In the late summer of 1741, George Friderick Handel composed an oratorio set to words from the King James Bible, rich in tuneful arias and magnificent choruses. Jonathan Keates recounts the history and afterlife of Messiah, one of the best-loved works in the classical repertoire. He relates the composition’s first performances and its relationship with spirituality in the age of the Enlightenment and examines how Messiah, after Handel’s death, became an essential component of our musical canon. An authoritative and affectionate celebration of the high point of the Georgian golden age of music, Messiah is essential reading for lovers of classical music.
A best-seller when first published in Germany in 2003, Jens Malte Fischer’s Gustav Mahler has been lauded by scholars as a landmark work. Fischer explores Mahler’s early life, his relationship to literature, his achievements as a conductor in Vienna and New York, his unhappy marriage, and his work with the Metropolitan Opera and the New York Philharmonic in his later years. He also illustrates why Mahler is a prime example of artistic idealism worn down by Austrian anti-Semitism and American commercialism. Gustav Mahler is the best-sourced and most balanced biography available about the composer, a nuanced and intriguing portrait of his dramatic life set against the backdrop of early 20th century America and fin de siècle Europe.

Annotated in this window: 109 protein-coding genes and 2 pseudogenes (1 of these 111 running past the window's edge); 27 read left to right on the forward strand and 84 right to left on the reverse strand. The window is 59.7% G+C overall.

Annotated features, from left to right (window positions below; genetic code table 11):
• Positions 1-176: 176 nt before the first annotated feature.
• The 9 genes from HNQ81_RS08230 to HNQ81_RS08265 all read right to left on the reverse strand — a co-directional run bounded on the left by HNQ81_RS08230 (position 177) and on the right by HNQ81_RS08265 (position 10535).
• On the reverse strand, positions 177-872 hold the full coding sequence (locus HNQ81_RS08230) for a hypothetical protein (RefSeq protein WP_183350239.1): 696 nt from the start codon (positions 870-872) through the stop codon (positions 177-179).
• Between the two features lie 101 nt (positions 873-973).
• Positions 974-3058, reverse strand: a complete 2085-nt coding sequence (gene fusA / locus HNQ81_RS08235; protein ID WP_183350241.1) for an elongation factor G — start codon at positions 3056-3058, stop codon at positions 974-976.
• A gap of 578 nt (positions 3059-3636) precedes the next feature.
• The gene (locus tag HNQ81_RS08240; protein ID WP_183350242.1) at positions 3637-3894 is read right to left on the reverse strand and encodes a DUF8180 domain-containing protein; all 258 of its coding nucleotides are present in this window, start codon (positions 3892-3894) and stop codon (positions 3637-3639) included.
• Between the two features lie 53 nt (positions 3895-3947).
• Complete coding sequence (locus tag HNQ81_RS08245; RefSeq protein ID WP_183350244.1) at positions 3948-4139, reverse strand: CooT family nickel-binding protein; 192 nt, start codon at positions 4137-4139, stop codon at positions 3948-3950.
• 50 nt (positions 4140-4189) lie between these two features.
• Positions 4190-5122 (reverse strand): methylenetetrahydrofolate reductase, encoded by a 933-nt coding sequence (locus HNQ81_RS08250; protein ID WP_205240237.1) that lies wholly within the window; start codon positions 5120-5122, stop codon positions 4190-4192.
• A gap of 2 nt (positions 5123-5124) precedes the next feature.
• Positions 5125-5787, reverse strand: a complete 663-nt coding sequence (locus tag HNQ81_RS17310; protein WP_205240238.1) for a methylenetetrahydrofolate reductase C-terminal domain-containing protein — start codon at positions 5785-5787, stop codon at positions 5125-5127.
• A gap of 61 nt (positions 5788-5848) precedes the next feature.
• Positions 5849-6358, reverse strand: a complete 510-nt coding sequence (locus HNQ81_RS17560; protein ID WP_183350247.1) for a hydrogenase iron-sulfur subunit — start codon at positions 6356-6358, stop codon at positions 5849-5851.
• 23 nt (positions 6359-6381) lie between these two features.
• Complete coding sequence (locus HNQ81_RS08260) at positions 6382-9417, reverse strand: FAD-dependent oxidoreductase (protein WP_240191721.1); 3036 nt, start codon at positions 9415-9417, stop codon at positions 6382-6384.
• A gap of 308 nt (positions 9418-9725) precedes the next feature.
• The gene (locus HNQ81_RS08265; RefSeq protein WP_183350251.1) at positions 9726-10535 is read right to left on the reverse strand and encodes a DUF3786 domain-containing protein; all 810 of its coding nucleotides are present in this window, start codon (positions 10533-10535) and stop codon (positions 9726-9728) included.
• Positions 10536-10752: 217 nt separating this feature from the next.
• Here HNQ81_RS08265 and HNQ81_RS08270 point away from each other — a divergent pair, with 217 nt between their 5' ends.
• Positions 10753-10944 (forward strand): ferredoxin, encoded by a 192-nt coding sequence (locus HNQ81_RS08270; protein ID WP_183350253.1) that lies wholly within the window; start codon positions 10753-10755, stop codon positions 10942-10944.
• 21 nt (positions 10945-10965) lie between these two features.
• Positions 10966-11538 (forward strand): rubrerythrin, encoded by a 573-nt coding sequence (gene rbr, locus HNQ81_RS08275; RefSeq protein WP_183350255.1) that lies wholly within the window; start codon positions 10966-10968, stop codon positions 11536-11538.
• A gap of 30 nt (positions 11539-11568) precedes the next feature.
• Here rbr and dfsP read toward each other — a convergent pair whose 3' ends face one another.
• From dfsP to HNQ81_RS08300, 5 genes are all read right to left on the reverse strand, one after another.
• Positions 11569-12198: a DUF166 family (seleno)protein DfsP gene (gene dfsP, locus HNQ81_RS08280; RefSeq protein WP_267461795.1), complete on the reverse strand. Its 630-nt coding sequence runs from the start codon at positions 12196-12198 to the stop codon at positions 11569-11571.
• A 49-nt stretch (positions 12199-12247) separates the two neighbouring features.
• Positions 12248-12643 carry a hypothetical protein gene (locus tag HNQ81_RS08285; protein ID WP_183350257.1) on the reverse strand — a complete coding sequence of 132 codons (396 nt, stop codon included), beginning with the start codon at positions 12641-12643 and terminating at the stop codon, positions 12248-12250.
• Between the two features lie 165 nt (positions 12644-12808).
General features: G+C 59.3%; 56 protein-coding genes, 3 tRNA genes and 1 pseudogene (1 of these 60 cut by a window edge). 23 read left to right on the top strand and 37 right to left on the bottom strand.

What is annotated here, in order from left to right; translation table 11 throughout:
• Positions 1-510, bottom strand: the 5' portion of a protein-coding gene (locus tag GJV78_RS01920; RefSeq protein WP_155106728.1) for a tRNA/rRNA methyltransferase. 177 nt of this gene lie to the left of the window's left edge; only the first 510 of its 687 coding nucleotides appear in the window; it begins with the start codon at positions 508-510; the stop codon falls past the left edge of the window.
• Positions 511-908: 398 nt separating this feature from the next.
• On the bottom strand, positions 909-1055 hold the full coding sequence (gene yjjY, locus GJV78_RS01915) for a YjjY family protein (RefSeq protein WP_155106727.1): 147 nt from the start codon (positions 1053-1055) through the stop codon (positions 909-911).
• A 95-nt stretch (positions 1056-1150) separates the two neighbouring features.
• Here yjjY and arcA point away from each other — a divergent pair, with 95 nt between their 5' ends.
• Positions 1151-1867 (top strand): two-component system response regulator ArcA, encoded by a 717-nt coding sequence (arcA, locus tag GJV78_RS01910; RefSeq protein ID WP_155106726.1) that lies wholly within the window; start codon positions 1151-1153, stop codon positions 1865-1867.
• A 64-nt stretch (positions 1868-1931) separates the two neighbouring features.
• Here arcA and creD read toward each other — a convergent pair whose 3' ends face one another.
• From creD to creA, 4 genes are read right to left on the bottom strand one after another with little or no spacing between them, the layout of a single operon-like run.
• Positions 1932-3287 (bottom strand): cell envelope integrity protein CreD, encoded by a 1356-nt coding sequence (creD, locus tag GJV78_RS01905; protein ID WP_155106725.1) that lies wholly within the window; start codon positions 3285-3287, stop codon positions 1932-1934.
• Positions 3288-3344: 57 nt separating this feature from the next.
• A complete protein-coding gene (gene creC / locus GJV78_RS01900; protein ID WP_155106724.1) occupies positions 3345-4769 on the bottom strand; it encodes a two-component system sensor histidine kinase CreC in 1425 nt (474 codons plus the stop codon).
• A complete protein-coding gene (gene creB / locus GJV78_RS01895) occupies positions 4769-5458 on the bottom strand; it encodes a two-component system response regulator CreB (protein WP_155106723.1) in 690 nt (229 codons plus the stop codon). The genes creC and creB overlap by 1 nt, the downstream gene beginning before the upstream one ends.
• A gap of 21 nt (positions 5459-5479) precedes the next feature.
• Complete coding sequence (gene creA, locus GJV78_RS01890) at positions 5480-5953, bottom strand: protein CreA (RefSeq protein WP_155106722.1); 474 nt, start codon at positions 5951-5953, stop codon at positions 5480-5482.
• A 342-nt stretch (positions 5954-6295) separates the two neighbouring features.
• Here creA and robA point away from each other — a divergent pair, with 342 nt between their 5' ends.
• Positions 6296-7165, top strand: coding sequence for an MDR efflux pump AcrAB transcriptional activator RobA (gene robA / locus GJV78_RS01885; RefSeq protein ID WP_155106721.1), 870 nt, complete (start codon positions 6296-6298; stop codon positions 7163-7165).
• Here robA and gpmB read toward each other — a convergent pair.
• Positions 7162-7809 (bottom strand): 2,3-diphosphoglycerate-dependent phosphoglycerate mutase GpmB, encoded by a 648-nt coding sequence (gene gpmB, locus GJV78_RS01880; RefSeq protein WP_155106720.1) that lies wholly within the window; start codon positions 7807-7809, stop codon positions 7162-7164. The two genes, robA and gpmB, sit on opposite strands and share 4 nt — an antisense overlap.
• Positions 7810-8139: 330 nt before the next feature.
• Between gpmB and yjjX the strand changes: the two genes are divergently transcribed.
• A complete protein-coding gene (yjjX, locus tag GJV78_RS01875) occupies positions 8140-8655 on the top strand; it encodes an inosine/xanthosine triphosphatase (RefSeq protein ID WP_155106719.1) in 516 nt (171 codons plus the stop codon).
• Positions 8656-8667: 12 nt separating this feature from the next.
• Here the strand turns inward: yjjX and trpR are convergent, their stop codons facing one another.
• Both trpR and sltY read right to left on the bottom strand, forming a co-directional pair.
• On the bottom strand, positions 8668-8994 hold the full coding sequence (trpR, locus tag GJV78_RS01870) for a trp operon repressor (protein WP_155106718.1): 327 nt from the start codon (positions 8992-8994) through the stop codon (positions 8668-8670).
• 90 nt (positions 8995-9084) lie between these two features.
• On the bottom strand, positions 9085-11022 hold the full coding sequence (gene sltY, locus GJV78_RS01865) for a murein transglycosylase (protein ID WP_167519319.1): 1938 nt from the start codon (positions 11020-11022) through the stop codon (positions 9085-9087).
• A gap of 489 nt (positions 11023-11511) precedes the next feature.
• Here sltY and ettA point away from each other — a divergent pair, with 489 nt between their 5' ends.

This is the first English language biography of Ottorino Respighi, the most performed Italian composer of the twentieth century. Best known for his so-called Roman trilogy, (Fountains of Rome, Pines of Rome and Roman Festivals), this book documents the story of his rise to fame and offers a fascinating insight into the active lifestyle of an internationally renowned musician, who made an important contribution to the revival of interest in early music.